New report: Illegal air pollution in Texas has doubled since 2015

Published 4:44 pm Tuesday, October 13, 2020

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AUSTIN, Texas –  Illegal air pollution from Texas industrial facilities more than doubled under the Trump administration, rising to 174 million pounds in 2019, according to a new report by Environment Texas Research and Policy Center. The group pointed to lax EPA enforcement and environmental rollbacks as contributing to the increase.

“The EPA is cutting protection left and right, and Texans are paying the price,” said Catherine Fraser, clean air associate with Environment Texas Research and Policy Center. “Every single day in 2019, an industrial facility somewhere in Texas illegally polluted our air, and that’s maddening. We need our federal and state leaders to hold polluters accountable and protect our air and our health.”

In 2019, Texas refineries, petrochemical installations and other industrial facilities reported 4,086 unauthorized releases of air pollution, including benzene, butadiene particulate matter and carbon dioxide, resulting from breakdowns, maintenance incidents and other so-called “emissions events.” Total pollution has increased 155 percent since 2015, when polluters reported releasing a total of 68 million pounds of unauthorized emissions.

Unauthorized carbon dioxide pollution, as discussed in the report, is a relatively new phenomenon as facilities start to get greenhouse gas permits. For example, the Beaumont Gas to Gasoline Plant only opened in 2018 and is responsible for the vast majority of total unauthorized carbon dioxide emissions. However, even when Beaumont Gas to Gasoline Plant is excluded, air pollution increased 50% from 2015 and 100% from 2016.



Some of the emissions came during high profile chemical disasters, including the one at the ITC Terminals facility, when black smoke plumed over Houston for days after a fire in March. Another occurred at the TPC Port Neches facility near Beaumont, which forced the evacuation of thousands the day before Thanksgiving.

“Lack of oversight of industry and nonexistent enforcement of pollution laws needlessly places fenceline communities at risk,” said John Beard, Jr., chair of the Port Arthur Community Action Network. “Their health compromised by years of exposure, these majority black and brown residents are highly susceptible to respiratory health issues. Add COVID-19 to the mix, and you amplify a pandemic that is already crippling these communities. Given increased industrial buildout, the need for strong, forceful action has never been greater to protect health and save lives.”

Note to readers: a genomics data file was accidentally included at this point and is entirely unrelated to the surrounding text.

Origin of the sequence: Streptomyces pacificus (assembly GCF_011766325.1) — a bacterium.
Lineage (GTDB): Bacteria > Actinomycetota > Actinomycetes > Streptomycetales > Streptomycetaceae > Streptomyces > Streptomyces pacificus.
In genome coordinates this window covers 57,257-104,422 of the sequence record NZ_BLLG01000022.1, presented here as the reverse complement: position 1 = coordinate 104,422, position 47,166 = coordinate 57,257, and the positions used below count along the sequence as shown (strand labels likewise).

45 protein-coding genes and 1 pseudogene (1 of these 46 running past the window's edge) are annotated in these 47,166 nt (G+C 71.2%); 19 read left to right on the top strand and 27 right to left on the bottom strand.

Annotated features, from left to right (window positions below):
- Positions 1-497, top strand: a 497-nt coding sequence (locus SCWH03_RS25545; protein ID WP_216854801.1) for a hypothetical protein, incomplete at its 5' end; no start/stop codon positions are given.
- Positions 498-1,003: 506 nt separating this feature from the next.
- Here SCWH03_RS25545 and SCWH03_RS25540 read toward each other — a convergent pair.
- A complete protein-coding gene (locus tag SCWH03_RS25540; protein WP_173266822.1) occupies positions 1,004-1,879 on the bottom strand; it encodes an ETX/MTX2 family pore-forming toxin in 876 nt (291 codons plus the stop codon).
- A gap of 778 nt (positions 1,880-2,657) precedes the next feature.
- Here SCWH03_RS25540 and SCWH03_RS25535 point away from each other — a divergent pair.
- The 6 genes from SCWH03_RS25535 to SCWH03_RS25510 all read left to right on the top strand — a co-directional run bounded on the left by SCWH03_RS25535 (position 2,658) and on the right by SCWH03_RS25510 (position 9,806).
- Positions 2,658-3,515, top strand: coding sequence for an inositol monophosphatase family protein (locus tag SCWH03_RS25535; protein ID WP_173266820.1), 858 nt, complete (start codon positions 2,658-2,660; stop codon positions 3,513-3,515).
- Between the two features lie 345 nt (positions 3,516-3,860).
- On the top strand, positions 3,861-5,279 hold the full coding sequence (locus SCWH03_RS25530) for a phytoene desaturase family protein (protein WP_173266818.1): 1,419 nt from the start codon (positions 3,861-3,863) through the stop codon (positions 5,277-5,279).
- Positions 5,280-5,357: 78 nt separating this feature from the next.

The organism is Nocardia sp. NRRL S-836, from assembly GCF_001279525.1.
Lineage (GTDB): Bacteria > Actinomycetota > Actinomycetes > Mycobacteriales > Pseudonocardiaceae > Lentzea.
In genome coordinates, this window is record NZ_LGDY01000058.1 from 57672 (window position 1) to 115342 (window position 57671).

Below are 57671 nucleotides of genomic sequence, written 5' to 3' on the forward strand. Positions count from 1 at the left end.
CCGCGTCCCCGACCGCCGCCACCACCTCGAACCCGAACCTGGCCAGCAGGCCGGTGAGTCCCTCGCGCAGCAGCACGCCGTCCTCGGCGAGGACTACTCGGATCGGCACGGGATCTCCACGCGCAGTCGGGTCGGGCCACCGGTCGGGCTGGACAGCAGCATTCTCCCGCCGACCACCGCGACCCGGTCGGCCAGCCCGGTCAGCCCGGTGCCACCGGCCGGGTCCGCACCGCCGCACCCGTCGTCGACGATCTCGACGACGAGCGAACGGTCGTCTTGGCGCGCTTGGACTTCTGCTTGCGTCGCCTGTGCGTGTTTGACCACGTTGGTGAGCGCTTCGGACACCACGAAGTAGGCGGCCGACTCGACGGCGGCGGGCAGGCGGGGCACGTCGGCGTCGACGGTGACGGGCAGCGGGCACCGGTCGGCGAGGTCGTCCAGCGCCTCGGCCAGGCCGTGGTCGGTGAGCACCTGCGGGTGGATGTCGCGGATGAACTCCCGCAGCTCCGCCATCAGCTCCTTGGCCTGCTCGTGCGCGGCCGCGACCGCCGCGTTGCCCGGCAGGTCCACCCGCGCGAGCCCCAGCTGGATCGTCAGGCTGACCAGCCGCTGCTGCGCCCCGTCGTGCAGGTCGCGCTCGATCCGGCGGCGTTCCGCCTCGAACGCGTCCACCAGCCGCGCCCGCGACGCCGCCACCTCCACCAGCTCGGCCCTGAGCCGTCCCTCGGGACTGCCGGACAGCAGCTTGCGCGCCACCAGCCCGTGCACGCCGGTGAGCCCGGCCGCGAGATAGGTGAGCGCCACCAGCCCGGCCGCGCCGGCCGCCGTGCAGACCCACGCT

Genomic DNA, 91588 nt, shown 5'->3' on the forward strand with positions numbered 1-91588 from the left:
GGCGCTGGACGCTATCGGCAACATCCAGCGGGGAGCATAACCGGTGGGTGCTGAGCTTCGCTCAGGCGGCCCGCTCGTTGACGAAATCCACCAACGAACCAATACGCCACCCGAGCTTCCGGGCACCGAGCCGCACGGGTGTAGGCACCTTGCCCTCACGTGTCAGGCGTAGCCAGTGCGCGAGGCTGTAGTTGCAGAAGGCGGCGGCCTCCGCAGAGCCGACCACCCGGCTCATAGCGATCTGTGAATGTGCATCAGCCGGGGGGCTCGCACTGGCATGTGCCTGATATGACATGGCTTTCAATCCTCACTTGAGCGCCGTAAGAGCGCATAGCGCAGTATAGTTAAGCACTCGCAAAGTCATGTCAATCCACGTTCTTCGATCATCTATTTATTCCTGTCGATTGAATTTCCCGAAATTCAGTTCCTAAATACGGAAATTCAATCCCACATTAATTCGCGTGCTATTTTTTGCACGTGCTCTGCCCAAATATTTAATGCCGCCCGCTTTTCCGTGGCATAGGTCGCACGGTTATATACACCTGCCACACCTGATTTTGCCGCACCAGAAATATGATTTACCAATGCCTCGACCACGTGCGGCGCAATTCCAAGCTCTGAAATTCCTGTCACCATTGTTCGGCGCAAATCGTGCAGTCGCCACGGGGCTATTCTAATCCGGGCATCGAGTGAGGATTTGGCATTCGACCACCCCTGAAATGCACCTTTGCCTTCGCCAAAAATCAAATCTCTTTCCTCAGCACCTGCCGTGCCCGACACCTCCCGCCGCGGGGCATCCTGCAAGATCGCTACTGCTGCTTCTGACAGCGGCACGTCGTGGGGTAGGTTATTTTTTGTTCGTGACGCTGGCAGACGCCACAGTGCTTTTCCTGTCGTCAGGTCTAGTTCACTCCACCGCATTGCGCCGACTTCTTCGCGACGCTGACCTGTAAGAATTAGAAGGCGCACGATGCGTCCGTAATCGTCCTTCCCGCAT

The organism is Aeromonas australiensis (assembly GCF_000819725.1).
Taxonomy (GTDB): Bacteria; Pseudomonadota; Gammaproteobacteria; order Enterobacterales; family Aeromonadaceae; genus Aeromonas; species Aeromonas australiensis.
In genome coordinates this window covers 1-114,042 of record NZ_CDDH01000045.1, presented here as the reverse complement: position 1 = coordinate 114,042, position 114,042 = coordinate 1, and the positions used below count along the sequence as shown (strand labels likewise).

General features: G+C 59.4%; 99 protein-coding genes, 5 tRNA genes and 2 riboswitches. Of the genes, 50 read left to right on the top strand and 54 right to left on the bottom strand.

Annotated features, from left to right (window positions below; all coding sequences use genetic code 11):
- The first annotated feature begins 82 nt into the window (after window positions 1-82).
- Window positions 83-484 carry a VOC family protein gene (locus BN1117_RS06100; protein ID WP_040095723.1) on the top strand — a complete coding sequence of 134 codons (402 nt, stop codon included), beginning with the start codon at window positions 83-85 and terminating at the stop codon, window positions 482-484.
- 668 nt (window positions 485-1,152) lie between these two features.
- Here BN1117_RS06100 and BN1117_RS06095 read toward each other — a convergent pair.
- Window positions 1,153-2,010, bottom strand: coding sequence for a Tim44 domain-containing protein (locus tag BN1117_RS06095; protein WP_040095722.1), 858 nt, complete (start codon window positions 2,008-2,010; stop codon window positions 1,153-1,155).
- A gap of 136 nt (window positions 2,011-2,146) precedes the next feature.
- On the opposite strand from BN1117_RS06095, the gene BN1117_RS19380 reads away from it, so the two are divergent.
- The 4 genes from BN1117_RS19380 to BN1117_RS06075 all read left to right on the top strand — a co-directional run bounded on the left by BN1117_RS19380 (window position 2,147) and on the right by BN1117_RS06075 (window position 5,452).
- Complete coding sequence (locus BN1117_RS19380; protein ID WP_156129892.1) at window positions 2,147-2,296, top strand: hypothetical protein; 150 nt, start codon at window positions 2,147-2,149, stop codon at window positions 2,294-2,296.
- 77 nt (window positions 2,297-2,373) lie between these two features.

In the Midland area, which is the epicenter of the Permian Basin oil drilling boom, at least one unauthorized air pollution event happened every single day in 2019. The Houston and Corpus Christi areas, both home to numerous refineries and chemical plants, had illegal air pollution events on 357 and 351 calendar days out of the year, respectively.

Since 2017, the U.S. Environmental Protection Agency (EPA) has gutted more than a dozen air quality safeguards for industrial facilities, including weakening air pollution monitoring requirements for refineries and rolling back safety standards that were adopted after a chemical plant exploded in Texas in 2013. The agency has also initiated, on average, 38 percent fewer enforcement actions in Texas, and opened loopholes for polluters, including eliminating reporting and monitoring requirements during the COVID-19 pandemic. In Texas, EPA levied 15 clean air enforcement actions on average each year from 2017 to 2019, compared with 24 from 2014 to 2016.



The EPA shares joint regulatory oversight of Texas industrial facilities with the Texas Commission on Environmental Quality (TCEQ), whose executive director admitted last month that enforcement efforts have “been lagging.”

“In addition to rolling back air quality protections and slowing down its own enforcement, EPA gave Texas a free pass to pollute, which TCEQ used to waive penalties for 97 percent of facilities that self-reported violations,” said Fraser, referring to the EPA’s reinstatement of a policy which provides polluters an “affirmative defense” from penalties if they meet certain criteria, an exemption widely abused by industry.

In contrast to the EPA’s rollbacks, and in acknowledgement of the agency’s failures to hold polluters accountable, the TCEQ has proposed modest improvements to the agency’s penalty policy.

“I never thought I’d see the day where the state of Texas is more aggressive with polluters than the federal government is, but here we are,” Fraser concluded.

The report calls on EPA to eliminate the affirmative defense loophole and step up enforcement actions against violators.

Environment Texas Research and Policy Center is a non-profit advocate for clean air, clean water, and open spaces.